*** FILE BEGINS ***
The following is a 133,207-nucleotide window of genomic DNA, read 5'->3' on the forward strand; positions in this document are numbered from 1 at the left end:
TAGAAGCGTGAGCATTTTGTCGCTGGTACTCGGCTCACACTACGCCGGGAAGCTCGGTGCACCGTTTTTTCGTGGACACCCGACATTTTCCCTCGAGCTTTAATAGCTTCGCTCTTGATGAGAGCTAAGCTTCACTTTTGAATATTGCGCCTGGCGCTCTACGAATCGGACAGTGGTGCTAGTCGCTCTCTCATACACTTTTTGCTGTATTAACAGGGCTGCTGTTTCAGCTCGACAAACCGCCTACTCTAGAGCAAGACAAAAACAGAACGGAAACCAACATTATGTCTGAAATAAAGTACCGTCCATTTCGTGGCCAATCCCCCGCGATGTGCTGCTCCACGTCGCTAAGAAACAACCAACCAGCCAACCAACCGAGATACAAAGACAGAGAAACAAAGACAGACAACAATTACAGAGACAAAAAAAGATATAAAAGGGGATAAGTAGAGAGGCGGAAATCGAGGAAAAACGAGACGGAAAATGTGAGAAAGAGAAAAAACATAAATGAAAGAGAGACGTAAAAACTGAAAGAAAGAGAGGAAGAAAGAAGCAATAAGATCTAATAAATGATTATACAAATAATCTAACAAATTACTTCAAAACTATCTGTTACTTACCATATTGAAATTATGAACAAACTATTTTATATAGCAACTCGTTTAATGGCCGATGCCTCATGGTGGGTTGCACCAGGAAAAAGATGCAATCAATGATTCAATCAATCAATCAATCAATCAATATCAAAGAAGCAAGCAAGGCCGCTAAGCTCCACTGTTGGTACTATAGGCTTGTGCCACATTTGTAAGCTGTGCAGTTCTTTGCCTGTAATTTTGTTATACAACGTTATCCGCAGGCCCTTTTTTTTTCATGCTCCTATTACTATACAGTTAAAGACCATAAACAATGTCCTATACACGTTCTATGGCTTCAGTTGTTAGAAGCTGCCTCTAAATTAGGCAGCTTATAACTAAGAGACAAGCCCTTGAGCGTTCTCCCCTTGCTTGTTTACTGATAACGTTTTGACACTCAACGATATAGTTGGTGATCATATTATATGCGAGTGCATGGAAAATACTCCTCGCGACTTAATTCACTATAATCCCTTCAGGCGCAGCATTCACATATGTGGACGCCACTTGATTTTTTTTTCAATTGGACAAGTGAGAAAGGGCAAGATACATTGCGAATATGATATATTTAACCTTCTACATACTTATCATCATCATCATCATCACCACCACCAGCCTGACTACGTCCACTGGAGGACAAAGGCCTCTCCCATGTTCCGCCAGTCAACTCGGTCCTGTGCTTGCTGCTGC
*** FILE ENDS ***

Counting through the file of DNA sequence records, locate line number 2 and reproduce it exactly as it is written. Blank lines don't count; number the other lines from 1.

TAGAAGCGTGAGCATTTTGTCGCTGGTACTCGGCTCACACTACGCCGGGAAGCTCGGTGCACCGTTTTTTCGTGGACACCCGACATTTTCCCTCGAGCTTTAATAGCTTCGCTCTTGATGAGAGCTAAGCTTCACTTTTGAATATTGCGCCTGGCGCTCTACGAATCGGACAGTGGTGCTAGTCGCTCTCTCATACACTTTTTGCTGTATTAACAGGGCTGCTGTTTCAGCTCGACAAACCGCCTACTCTAGAGCAAGACAAAAACAGAACGGAAACCAACATTATGTCTGAAATAAAGTACCGTCCATTTCGTGGCCAATCCCCCGCGATGTGCTGCTCCACGTCGCTAAGAAACAACCAACCAGCCAACCAACCGAGATACAAAGACAGAGAAACAAAGACAGACAACAATTACAGAGACAAAAAAAGATATAAAAGGGGATAAGTAGAGAGGCGGAAATCGAGGAAAAACGAGACGGAAAATGTGAGAAAGAGAAAAAACATAAATGAAAGAGAGACGTAAAAACTGAAAGAAAGAGAGGAAGAAAGAAGCAATAAGATCTAATAAATGATTATACAAATAATCTAACAAATTACTTCAAAACTATCTGTTACTTACCATATTGAAATTATGAACAAACTATTTTATATAGCAACTCGTTTAATGGCCGATGCCTCATGGTGGGTTGCACCAGGAAAAAGATGCAATCAATGATTCAATCAATCAATCAATCAATCAATATCAAAGAAGCAAGCAAGGCCGCTAAGCTCCACTGTTGGTACTATAGGCTTGTGCCACATTTGTAAGCTGTGCAGTTCTTTGCCTGTAATTTTGTTATACAACGTTATCCGCAGGCCCTTTTTTTTTCATGCTCCTATTACTATACAGTTAAAGACCATAAACAATGTCCTATACACGTTCTATGGCTTCAGTTGTTAGAAGCTGCCTCTAAATTAGGCAGCTTATAACTAAGAGACAAGCCCTTGAGCGTTCTCCCCTTGCTTGTTTACTGATAACGTTTTGACACTCAACGATATAGTTGGTGATCATATTATATGCGAGTGCATGGAAAATACTCCTCGCGACTTAATTCACTATAATCCCTTCAGGCGCAGCATTCACATATGTGGACGCCACTTGATTTTTTTTTCAATTGGACAAGTGAGAAAGGGCAAGATACATTGCGAATATGATATATTTAACCTTCTACATACTTATCATCATCATCATCATCACCACCACCAGCCTGACTACGTCCACTGGAGGACAAAGGCCTCTCCCATGTTCCGCCAGTCAACTCGGTCCTGTGCTTGCTGCTGC